With a new baby comes more baby food pouches. So I was again inspired to find a use for the caps from these.
Previously I built a machine catapult and a computer controlled crossbow, But both of these contraptions required carefully loading the caps into a vertical magazine. I wanted to try building an easy to load hopper fed shooter.
I sometimes get emails asking me what shape to make a funnel so the marbles come out the bottom single file without jamming. If only it were that simple!
And these caps are more complicated to feed than marbles, especially because I wanted all the cap to come out the same orientation.
My first experiment was a disk with a notch in it, rotating through a pile of caps. Any cap with the flat side down would get caught in the notch and get brought up by the disk.
This sort of worked, but the notch often failed to pick up a cap because none had the flat side down. And when it did bring one up, it would often drag a few extra ones ahead of it.
My second experiment was to make a larger disc. This worked better, but I was still sometimes getting extra caps lifted up.
I originally thought of building this machine out of Lego so it would be easy to modify as I experiment, but thinking of the shapes I needed to make, it was faster to just build it out of wood.
I figured angling the disk closer to vertical, and turning it so the release point was near the top of the rotation would allow whatever extra caps the cap in the notch dragged with it to fall back down before the cap was released. Here I'm figuring out how how I want to orient it, then cutting the support to that angle, free hand on the bandsaw. This project involved a lot of free hand bandsaw cuts as I tried this and that. These odd angles would also be more challenging with Lego.
Mounting the cradle with the disk back on the stand.
But with this steeper orientation, caps were getting pushed out of the cradle on the bottom, so I extended it buy gluing some extra bits onto it — with hot glue.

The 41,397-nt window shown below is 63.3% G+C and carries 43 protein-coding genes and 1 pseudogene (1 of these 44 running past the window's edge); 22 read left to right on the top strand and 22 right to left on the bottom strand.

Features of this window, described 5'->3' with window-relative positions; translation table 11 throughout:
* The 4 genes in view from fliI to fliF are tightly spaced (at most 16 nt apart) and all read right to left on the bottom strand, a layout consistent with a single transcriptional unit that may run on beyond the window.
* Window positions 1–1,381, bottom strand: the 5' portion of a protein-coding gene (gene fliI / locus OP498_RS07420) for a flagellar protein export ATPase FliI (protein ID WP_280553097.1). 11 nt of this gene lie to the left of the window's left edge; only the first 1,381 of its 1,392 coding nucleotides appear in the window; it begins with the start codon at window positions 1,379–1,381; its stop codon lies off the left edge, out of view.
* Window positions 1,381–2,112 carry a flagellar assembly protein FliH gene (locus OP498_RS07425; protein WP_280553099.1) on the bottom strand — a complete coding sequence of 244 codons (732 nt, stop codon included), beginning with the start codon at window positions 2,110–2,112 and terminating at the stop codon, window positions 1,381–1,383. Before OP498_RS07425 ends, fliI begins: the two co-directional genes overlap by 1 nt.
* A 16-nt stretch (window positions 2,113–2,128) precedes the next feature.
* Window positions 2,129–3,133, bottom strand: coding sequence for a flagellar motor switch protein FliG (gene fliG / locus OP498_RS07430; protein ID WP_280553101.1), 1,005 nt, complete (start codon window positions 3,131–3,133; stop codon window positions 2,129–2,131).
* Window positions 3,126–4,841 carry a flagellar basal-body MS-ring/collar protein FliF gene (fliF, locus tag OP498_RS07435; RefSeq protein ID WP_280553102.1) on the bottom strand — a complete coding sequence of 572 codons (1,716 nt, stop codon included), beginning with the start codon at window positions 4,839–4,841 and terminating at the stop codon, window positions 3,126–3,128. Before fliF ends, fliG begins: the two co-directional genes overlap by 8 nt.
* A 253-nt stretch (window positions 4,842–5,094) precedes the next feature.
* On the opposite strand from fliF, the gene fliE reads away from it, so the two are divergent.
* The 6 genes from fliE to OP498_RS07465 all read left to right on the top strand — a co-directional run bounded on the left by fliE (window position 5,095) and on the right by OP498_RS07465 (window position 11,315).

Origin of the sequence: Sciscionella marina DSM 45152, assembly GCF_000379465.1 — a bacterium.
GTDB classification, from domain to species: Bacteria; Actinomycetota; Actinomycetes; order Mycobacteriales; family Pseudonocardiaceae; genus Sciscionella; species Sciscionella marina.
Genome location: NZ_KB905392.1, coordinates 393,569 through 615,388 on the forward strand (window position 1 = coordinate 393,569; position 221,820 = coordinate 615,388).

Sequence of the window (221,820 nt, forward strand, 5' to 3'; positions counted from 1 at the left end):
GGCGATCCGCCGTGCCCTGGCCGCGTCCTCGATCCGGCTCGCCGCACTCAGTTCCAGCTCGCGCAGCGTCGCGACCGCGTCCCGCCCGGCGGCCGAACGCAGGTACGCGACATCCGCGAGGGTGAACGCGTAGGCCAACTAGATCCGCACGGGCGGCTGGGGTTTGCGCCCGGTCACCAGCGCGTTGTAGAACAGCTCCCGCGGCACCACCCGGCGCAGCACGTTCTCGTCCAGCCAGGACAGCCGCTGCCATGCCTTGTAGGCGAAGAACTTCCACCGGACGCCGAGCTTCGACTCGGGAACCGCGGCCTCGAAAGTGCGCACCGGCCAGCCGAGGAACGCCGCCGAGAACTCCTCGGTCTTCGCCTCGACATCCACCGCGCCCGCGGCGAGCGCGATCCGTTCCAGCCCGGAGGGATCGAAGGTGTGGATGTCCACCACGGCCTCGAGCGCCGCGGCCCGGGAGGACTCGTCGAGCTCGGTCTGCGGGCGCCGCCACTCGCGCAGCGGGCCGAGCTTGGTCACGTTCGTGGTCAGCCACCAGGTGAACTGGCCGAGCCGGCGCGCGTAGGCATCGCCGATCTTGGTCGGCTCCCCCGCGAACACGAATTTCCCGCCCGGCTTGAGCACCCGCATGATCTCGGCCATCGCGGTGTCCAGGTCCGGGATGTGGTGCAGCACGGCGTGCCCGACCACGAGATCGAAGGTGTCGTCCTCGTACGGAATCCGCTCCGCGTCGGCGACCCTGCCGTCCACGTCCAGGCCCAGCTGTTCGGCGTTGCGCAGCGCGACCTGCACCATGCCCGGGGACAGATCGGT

Once all the flat side down caps were picked up by the disk, the rest just stayed in their orientations and didn't get picked up. So I added some tabs to the disk to churn it up and flip some of the caps.
I also needed a more consistent way of turning the disk for better testing, so I made a hub to go in the middle of the disk to turn it with a drill.
The big DeWalt drill I have can go very slow in first gear, but I had it in the wrong gear initially, so stuff just went flying. That would work too, but I wanted something that shoots them one at a time!
With the drill in the right gear, it worked well enough, though sometimes as much as a third of the time the slots came up empty, especially when the hopper was getting low on caps.
The next challenge was making a catapult that shoots the caps. I had an idea for a "rotary" catapult, with paddles that would get pulled back by a fixed stop, then snap past it to shoot the caps. Here the first test.
Next test, spinning the rotary catapult with a drill and manually loading it. It worked perfectly.
But how to get the caps from the hopper mechanism to the rotary catapult? It would be easiest if both turned on the same axle, but I'd need some sort of chute to get the caps from the disc to the catapult.
I started to experiment with how to accomplish this, but eventually I decided it would be best to have the catapult shoot the caps from close to where they fall through the disc. And that requires that the catapult turn on its own shaft.